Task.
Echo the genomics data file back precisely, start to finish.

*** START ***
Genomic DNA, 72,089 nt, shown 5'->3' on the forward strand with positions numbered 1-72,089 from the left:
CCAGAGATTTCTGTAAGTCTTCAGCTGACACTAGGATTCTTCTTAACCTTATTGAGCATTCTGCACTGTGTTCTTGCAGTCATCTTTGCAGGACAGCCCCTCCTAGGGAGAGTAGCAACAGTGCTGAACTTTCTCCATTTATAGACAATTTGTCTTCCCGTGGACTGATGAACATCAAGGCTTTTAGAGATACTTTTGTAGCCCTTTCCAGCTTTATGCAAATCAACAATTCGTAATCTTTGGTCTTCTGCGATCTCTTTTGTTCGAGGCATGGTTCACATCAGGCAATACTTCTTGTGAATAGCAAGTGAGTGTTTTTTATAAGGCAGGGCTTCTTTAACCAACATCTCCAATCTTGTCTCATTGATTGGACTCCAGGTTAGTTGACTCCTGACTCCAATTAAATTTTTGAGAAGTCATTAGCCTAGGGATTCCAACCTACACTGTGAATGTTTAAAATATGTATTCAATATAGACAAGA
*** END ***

Genomic DNA, 72,089 nt, shown 5'->3' on the forward strand with positions numbered 1-72,089 from the left:
CCAGAGATTTCTGTAAGTCTTCAGCTGACACTAGGATTCTTCTTAACCTTATTGAGCATTCTGCACTGTGTTCTTGCAGTCATCTTTGCAGGACAGCCCCTCCTAGGGAGAGTAGCAACAGTGCTGAACTTTCTCCATTTATAGACAATTTGTCTTCCCGTGGACTGATGAACATCAAGGCTTTTAGAGATACTTTTGTAGCCCTTTCCAGCTTTATGCAAATCAACAATTCGTAATCTTTGGTCTTCTGCGATCTCTTTTGTTCGAGGCATGGTTCACATCAGGCAATACTTCTTGTGAATAGCAAGTGAGTGTTTTTTATAAGGCAGGGCTTCTTTAACCAACATCTCCAATCTTGTCTCATTGATTGGACTCCAGGTTAGTTGACTCCTGACTCCAATTAAATTTTTGAGAAGTCATTAGCCTAGGGATTCCAACCTACACTGTGAATGTTTAAAATATGTATTCAATATAGACAAGA